The vacuum left by North London genius Lewis Taylor‘s virtual disappearance from the music scene has left space for various young blue-eyed soulsters (Bo Saris, Allen Stone, Mayer Hawthorne, The Stepkids et al), but Jarrod Lawson has surely emerged as the pick of the bunch. His assured, ambitious and well-received 2014 debut album announced a major new talent, and this London Jazz Festival gig turned out to be quite an emotional night.
Lawson’s vocals were typically superb – he’s one of those rare people who is just incapable of singing a bum note. A dead ringer for David Bowie circa 1995, he imbued all the material with genuine soul, just one night after the latest atrocities in Paris, becoming visibly overcome with emotion once or twice. It was a pleasure to hear a set of soul music very rarely dependent on bass vamps or backbeats, focusing instead on interesting harmonies, non-repetitive song structures and intricate vocal arrangements. Drummer Joshua Corry was a big part of that with his admirably-light touch, though sometimes the gig felt a bit one-paced; just occasionally you wanted the band to lay into a more hefty groove, and there was definitely space for another solo instrument apart from piano and guitar.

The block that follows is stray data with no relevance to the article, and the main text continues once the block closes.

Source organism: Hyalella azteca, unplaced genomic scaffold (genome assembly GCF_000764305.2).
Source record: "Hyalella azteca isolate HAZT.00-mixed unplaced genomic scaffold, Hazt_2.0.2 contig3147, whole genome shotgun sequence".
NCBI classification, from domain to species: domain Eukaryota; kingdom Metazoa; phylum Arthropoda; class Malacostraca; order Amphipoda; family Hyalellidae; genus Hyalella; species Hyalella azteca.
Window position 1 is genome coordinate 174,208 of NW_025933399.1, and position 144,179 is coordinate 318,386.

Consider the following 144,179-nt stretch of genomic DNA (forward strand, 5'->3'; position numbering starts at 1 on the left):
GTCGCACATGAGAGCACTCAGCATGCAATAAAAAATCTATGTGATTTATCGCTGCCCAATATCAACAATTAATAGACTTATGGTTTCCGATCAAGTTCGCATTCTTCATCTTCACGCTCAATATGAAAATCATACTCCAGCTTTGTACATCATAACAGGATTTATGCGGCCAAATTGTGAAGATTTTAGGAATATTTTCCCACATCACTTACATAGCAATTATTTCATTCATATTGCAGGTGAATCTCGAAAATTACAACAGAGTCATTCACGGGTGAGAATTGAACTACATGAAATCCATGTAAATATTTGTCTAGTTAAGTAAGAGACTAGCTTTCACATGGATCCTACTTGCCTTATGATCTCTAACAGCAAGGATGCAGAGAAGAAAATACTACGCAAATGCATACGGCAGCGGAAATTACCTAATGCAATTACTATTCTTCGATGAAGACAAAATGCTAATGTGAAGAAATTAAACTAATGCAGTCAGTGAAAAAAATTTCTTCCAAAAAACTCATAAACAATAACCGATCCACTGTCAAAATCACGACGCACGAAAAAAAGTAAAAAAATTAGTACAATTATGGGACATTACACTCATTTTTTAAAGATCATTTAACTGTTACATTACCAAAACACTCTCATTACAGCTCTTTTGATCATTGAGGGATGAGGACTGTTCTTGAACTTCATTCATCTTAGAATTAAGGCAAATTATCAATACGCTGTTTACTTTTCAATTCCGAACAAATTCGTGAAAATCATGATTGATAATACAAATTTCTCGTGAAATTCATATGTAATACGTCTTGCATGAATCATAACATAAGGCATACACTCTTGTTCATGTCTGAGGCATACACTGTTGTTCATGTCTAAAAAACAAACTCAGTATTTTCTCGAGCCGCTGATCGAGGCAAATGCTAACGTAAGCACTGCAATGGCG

Lawson’s richly-chorded cover of Lewis Taylor’s ‘Right’ very cleverly decoded the original and made its tantalising harmony a little more explicit. But it was his acoustic duets with backing vocalist Tahirah Memory that were possibly the highlights of the evening. He channelled Howard Hewett on an epic ‘Do You Feel The Same?’, while Memory showcased a beautifully unadorned style, reminiscent of Deborah Bond, and demonstrated some real songwriting potential for the future though possibly ‘over-shared’ with the audience at times.
The whole set brought to mind those great old-school London soul nights from the late ’80s and early ’90s, not to mention Lewis Taylor’s fabled Hanover Grand show in 2000. The world could use a little more tolerance and unity right now, and Lawson’s message in the music couldn’t have come at a better time.